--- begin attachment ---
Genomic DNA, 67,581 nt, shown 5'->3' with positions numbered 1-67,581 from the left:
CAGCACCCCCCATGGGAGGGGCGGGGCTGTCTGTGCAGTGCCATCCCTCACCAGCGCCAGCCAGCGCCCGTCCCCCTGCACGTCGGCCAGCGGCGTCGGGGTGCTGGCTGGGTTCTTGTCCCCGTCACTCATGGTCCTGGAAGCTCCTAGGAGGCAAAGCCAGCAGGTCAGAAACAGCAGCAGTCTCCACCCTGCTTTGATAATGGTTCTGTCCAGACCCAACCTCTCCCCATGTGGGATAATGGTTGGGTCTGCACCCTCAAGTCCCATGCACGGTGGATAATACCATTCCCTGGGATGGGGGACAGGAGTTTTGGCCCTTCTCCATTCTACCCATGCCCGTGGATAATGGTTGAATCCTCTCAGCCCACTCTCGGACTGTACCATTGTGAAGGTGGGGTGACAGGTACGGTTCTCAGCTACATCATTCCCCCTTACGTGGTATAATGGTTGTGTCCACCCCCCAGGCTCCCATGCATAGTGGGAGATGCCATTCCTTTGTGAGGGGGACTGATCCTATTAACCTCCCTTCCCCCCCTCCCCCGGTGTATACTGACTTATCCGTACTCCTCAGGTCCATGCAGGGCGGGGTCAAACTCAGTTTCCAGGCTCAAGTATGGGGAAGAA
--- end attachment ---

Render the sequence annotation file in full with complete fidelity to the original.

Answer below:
Genomic DNA, 67,581 nt, shown 5'->3' with positions numbered 1-67,581 from the left:
CAGCACCCCCCATGGGAGGGGCGGGGCTGTCTGTGCAGTGCCATCCCTCACCAGCGCCAGCCAGCGCCCGTCCCCCTGCACGTCGGCCAGCGGCGTCGGGGTGCTGGCTGGGTTCTTGTCCCCGTCACTCATGGTCCTGGAAGCTCCTAGGAGGCAAAGCCAGCAGGTCAGAAACAGCAGCAGTCTCCACCCTGCTTTGATAATGGTTCTGTCCAGACCCAACCTCTCCCCATGTGGGATAATGGTTGGGTCTGCACCCTCAAGTCCCATGCACGGTGGATAATACCATTCCCTGGGATGGGGGACAGGAGTTTTGGCCCTTCTCCATTCTACCCATGCCCGTGGATAATGGTTGAATCCTCTCAGCCCACTCTCGGACTGTACCATTGTGAAGGTGGGGTGACAGGTACGGTTCTCAGCTACATCATTCCCCCTTACGTGGTATAATGGTTGTGTCCACCCCCCAGGCTCCCATGCATAGTGGGAGATGCCATTCCTTTGTGAGGGGGACTGATCCTATTAACCTCCCTTCCCCCCCTCCCCCGGTGTATACTGACTTATCCGTACTCCTCAGGTCCATGCAGGGCGGGGTCAAACTCAGTTTCCAGGCTCAAGTATGGGGAAGAA